4. “Main Theme”- This instrumental picks up steam as it goes along. Once the gong fades into the background, Roger Waters and Mason churn out a moodily insistent rhythm at which Gilmour and Wright poke and tear at random intervals.
3. “Crying Song”- An interesting mood piece that sneaks up on you with its unassuming power. Even though it comes on as a soft folk song, there is something unsettling in it. Maybe it’s Wright’s vibraphone or Gimour’s placid vocals, but the feeling lingers that something wicked is going to break the spell, even though it never does. Nice slide work by Gilmour at the end as well.
2. “Cymbaline”- Little by little, bits of more conventional songcraft were beginning to sneak into the Floyd repertoire, as on this piece, perhaps Waters’ best set of lyrics to this point in the band’s career. He combines symbolically threatening imagery with a few references to the mundane daily life of a rock star. Yet even in a typical verse-chorus structure, the band doesn’t lose its experimental edge thanks to Mason’s echoing bongos and Wright’s sumptuous organ bed.
1. “Green Is The Colour”- Giving the mystery and spookiness a rest for a moment, Floyd goes for straight beauty here and nails it. Gilmour sings in a high, ethereal voice that suits well Waters’ lyrics about an idyllic, sun-dappled beach. In the instrumental run-out, Wright plays soulful piano runs while a tin whistle, played by Nick Mason’s wife-at-the-time Lindy, provides a lovely tinge of nostalgia. Pretty and poignant.
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Just a year after their thrilling debut album seemed to herald a band with a limitless future, Pink Floyd had to deal with replacing their lead singer, songwriter, and guitarist when they decided they could no longer deal with Syd Barrett’s deteriorating condition. David Gilmour took over on guitar and the band soldiered on with 1968’s A Saucerful Of Secrets, which, although understandably disjointed and addled in parts, still includes a few impressive high points on which to build for the future. Here is a song-by-song review.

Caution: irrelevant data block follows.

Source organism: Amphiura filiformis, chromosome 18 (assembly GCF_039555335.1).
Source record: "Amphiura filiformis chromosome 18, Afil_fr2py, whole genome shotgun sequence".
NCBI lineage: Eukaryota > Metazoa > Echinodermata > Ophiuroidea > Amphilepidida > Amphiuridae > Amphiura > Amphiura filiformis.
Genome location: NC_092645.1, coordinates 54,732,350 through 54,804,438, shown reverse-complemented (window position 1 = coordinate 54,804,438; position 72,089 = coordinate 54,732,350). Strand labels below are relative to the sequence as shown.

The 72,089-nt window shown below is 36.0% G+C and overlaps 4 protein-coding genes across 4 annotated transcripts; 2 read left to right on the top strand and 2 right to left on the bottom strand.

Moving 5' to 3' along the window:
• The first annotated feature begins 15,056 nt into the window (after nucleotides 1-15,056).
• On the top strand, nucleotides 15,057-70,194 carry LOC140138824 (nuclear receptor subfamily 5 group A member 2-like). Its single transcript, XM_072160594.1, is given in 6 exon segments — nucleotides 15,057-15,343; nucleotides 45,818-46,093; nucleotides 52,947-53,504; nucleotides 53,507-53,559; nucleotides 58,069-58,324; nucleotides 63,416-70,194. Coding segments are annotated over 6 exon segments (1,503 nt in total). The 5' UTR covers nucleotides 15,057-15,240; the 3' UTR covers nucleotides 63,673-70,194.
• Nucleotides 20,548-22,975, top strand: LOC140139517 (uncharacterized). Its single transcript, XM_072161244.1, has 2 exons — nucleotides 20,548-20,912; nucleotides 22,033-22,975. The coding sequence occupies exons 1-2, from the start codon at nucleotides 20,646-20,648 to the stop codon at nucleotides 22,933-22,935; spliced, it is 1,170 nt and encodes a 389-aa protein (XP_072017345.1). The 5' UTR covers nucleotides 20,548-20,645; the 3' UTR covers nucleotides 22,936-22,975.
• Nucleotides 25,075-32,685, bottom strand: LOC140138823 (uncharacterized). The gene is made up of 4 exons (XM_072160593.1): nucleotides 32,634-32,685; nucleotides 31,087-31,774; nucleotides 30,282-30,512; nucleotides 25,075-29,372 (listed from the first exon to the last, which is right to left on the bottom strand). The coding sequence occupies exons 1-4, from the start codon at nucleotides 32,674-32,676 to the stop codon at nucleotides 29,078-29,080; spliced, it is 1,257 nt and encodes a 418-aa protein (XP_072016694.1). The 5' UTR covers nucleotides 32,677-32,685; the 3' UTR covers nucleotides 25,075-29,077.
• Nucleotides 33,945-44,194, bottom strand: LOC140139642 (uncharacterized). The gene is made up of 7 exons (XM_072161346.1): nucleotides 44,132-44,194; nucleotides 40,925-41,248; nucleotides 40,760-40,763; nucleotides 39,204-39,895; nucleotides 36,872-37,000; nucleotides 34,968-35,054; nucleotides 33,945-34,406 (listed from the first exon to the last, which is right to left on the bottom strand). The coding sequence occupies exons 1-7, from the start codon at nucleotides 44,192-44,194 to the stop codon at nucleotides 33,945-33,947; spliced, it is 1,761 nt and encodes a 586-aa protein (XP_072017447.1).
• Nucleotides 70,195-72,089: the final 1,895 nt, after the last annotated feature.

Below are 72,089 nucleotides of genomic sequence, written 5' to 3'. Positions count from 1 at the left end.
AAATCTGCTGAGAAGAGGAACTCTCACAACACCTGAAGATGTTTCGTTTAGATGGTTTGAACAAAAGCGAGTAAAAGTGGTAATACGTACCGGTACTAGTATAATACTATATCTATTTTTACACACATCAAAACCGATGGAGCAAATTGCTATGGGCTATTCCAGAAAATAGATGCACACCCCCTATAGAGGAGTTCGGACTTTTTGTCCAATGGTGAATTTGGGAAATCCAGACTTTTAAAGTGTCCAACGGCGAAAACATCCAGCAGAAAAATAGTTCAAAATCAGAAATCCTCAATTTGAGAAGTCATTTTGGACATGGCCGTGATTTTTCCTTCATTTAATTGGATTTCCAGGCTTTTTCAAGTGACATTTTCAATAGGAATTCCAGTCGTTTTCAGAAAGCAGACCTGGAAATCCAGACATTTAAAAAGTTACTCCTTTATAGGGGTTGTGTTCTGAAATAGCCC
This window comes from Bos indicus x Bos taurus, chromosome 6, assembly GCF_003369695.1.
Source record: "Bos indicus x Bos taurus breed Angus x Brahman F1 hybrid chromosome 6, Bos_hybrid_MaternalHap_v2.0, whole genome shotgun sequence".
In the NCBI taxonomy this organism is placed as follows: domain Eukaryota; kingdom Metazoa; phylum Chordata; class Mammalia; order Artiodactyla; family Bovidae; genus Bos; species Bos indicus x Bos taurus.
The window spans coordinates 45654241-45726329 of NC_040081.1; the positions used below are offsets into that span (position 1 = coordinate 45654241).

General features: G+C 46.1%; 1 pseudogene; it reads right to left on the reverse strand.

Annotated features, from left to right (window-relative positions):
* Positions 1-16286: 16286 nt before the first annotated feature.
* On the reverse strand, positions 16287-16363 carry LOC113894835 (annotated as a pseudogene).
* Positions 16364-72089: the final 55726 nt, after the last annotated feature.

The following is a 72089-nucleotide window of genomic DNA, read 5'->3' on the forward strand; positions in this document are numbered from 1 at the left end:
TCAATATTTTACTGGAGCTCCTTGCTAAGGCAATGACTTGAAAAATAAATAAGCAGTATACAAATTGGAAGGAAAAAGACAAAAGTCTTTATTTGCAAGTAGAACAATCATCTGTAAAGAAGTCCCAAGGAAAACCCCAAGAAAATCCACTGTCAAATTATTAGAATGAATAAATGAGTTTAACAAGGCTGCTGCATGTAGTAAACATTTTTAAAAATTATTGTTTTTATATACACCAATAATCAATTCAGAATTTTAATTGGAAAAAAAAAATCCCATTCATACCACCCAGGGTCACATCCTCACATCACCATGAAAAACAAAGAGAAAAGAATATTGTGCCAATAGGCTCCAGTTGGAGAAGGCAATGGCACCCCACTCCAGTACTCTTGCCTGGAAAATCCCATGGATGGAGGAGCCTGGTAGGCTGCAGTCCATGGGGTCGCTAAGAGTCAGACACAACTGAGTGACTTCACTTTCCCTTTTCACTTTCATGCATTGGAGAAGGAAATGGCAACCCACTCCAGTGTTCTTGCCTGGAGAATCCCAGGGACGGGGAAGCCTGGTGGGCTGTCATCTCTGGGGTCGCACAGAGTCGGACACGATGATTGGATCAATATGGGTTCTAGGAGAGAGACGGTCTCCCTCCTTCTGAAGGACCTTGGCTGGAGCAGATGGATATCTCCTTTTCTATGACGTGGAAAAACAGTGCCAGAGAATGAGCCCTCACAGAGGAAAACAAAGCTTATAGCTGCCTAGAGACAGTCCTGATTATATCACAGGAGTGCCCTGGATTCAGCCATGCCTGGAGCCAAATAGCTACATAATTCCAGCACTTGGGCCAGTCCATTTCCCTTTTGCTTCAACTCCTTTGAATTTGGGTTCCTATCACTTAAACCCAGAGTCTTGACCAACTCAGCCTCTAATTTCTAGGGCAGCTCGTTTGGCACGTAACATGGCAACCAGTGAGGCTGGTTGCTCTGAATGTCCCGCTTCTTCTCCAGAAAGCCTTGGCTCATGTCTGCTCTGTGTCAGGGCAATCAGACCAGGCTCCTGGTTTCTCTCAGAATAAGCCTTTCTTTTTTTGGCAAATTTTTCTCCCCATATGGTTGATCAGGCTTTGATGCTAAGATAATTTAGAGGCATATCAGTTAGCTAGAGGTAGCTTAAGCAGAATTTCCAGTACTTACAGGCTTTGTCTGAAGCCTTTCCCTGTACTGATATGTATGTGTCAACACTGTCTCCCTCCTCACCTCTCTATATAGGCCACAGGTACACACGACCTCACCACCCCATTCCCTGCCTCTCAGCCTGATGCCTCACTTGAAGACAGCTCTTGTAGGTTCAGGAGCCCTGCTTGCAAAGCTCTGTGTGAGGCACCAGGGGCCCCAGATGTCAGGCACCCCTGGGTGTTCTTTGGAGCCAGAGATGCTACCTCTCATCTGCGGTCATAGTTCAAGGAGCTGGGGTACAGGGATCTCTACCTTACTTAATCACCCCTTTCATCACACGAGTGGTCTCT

7. “See-Saw”- No need to pile on here. This Rick Wright original is a clunker. Let’s move on to the more promising stuff.
6. “Let There Be More Light”- The ominous riff that starts the song is promising enough, and the refrains achieve the kind of slow-motion, airborne majesty that would soon become the band’s calling card. Roger Waters’ lyrics seem to be an attempt to ape Barrett’s cosmic musings, but they’re too studied and measured to match the wilder flights of fancy that mark The Piper At The Gates Of Dawn.
5. “Remember A Day”- In later years, Wright would look back at his lyric-writing attempts with disdain, but he was maybe a bit too harsh on this one. The sound effects don’t add much here, but there is a quaint nostalgic feel to the words and a catchiness to the main melody that render this track anything but an embarrassment. It’s not ground-breaking, by any means, but it’s subtly evocative.
4. “Corporal Clegg”- Here begins Roger Waters’ career-long assault on the folly of war. Maybe that assault is not as pointed here as it would eventually become, partly because the kazoos play up the black comedy aspect. The music is a bit chunky, but the section where the narrator addresses Mrs. Clegg features some beautiful harmonies, like an early precursor to “Goodbye Blue Sky” from The Wall.